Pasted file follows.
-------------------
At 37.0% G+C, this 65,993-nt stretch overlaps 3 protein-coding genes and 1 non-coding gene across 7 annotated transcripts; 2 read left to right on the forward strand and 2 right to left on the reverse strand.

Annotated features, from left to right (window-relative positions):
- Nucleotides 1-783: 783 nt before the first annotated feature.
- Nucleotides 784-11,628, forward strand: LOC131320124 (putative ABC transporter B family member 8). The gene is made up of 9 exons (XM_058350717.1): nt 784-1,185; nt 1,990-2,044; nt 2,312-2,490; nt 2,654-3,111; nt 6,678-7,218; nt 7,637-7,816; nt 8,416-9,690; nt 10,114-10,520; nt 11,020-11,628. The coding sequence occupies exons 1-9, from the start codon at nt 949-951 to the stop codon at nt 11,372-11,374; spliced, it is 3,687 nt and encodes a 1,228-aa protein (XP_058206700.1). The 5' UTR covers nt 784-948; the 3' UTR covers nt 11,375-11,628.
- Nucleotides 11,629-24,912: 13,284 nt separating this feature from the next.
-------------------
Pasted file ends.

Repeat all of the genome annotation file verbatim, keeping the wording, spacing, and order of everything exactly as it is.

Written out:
At 37.0% G+C, this 65,993-nt stretch overlaps 3 protein-coding genes and 1 non-coding gene across 7 annotated transcripts; 2 read left to right on the forward strand and 2 right to left on the reverse strand.

Annotated features, from left to right (window-relative positions):
- Nucleotides 1-783: 783 nt before the first annotated feature.
- Nucleotides 784-11,628, forward strand: LOC131320124 (putative ABC transporter B family member 8). The gene is made up of 9 exons (XM_058350717.1): nt 784-1,185; nt 1,990-2,044; nt 2,312-2,490; nt 2,654-3,111; nt 6,678-7,218; nt 7,637-7,816; nt 8,416-9,690; nt 10,114-10,520; nt 11,020-11,628. The coding sequence occupies exons 1-9, from the start codon at nt 949-951 to the stop codon at nt 11,372-11,374; spliced, it is 3,687 nt and encodes a 1,228-aa protein (XP_058206700.1). The 5' UTR covers nt 784-948; the 3' UTR covers nt 11,375-11,628.
- Nucleotides 11,629-24,912: 13,284 nt separating this feature from the next.